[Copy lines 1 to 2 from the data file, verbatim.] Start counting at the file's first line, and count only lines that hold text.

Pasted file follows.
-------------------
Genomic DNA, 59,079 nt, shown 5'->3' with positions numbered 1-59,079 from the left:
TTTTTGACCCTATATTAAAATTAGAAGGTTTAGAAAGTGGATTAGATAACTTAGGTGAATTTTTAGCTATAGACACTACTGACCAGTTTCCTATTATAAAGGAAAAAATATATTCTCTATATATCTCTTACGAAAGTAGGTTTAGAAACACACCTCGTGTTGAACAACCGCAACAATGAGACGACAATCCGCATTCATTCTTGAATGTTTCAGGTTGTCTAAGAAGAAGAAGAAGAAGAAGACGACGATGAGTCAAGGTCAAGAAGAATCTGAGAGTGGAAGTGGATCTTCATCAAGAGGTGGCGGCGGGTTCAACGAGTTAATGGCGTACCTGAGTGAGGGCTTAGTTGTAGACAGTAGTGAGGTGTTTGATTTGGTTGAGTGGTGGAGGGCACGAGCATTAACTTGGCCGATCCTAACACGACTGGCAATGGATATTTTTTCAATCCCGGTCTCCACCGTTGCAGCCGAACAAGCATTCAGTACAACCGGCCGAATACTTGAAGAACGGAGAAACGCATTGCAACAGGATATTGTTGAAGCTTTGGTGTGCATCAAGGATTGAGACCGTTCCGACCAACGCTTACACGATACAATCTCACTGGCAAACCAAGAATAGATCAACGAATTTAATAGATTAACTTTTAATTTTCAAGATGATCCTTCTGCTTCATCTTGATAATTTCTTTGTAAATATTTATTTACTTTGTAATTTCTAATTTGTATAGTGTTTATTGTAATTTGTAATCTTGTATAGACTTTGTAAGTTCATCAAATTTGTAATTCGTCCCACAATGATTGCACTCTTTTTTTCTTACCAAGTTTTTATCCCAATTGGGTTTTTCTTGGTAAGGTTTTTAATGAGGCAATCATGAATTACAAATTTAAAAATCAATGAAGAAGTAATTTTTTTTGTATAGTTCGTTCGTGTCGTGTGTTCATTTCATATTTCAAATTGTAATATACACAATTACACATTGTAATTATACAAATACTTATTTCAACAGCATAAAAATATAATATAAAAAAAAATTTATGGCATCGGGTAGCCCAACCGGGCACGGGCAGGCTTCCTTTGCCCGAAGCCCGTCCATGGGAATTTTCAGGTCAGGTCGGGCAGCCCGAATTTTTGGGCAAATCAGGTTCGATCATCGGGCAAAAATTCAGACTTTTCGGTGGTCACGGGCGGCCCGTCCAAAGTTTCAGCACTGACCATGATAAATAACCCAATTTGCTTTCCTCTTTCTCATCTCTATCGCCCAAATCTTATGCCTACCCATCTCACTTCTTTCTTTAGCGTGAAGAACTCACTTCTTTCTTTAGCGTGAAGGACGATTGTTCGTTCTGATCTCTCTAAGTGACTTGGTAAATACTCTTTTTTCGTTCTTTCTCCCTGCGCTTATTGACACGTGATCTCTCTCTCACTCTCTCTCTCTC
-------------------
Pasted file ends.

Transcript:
Genomic DNA, 59,079 nt, shown 5'->3' with positions numbered 1-59,079 from the left:
TTTTTGACCCTATATTAAAATTAGAAGGTTTAGAAAGTGGATTAGATAACTTAGGTGAATTTTTAGCTATAGACACTACTGACCAGTTTCCTATTATAAAGGAAAAAATATATTCTCTATATATCTCTTACGAAAGTAGGTTTAGAAACACACCTCGTGTTGAACAACCGCAACAATGAGACGACAATCCGCATTCATTCTTGAATGTTTCAGGTTGTCTAAGAAGAAGAAGAAGAAGAAGACGACGATGAGTCAAGGTCAAGAAGAATCTGAGAGTGGAAGTGGATCTTCATCAAGAGGTGGCGGCGGGTTCAACGAGTTAATGGCGTACCTGAGTGAGGGCTTAGTTGTAGACAGTAGTGAGGTGTTTGATTTGGTTGAGTGGTGGAGGGCACGAGCATTAACTTGGCCGATCCTAACACGACTGGCAATGGATATTTTTTCAATCCCGGTCTCCACCGTTGCAGCCGAACAAGCATTCAGTACAACCGGCCGAATACTTGAAGAACGGAGAAACGCATTGCAACAGGATATTGTTGAAGCTTTGGTGTGCATCAAGGATTGAGACCGTTCCGACCAACGCTTACACGATACAATCTCACTGGCAAACCAAGAATAGATCAACGAATTTAATAGATTAACTTTTAATTTTCAAGATGATCCTTCTGCTTCATCTTGATAATTTCTTTGTAAATATTTATTTACTTTGTAATTTCTAATTTGTATAGTGTTTATTGTAATTTGTAATCTTGTATAGACTTTGTAAGTTCATCAAATTTGTAATTCGTCCCACAATGATTGCACTCTTTTTTTCTTACCAAGTTTTTATCCCAATTGGGTTTTTCTTGGTAAGGTTTTTAATGAGGCAATCATGAATTACAAATTTAAAAATCAATGAAGAAGTAATTTTTTTTGTATAGTTCGTTCGTGTCGTGTGTTCATTTCATATTTCAAATTGTAATATACACAATTACACATTGTAATTATACAAATACTTATTTCAACAGCATAAAAATATAATATAAAAAAAAATTTATGGCATCGGGTAGCCCAACCGGGCACGGGCAGGCTTCCTTTGCCCGAAGCCCGTCCATGGGAATTTTCAGGTCAGGTCGGGCAGCCCGAATTTTTGGGCAAATCAGGTTCGATCATCGGGCAAAAATTCAGACTTTTCGGTGGTCACGGGCGGCCCGTCCAAAGTTTCAGCACTGACCATGATAAATAACCCAATTTGCTTTCCTCTTTCTCATCTCTATCGCCCAAATCTTATGCCTACCCATCTCACTTCTTTCTTTAGCGTGAAGAACTCACTTCTTTCTTTAGCGTGAAGGACGATTGTTCGTTCTGATCTCTCTAAGTGACTTGGTAAATACTCTTTTTTCGTTCTTTCTCCCTGCGCTTATTGACACGTGATCTCTCTCTCACTCTCTCTCTCTC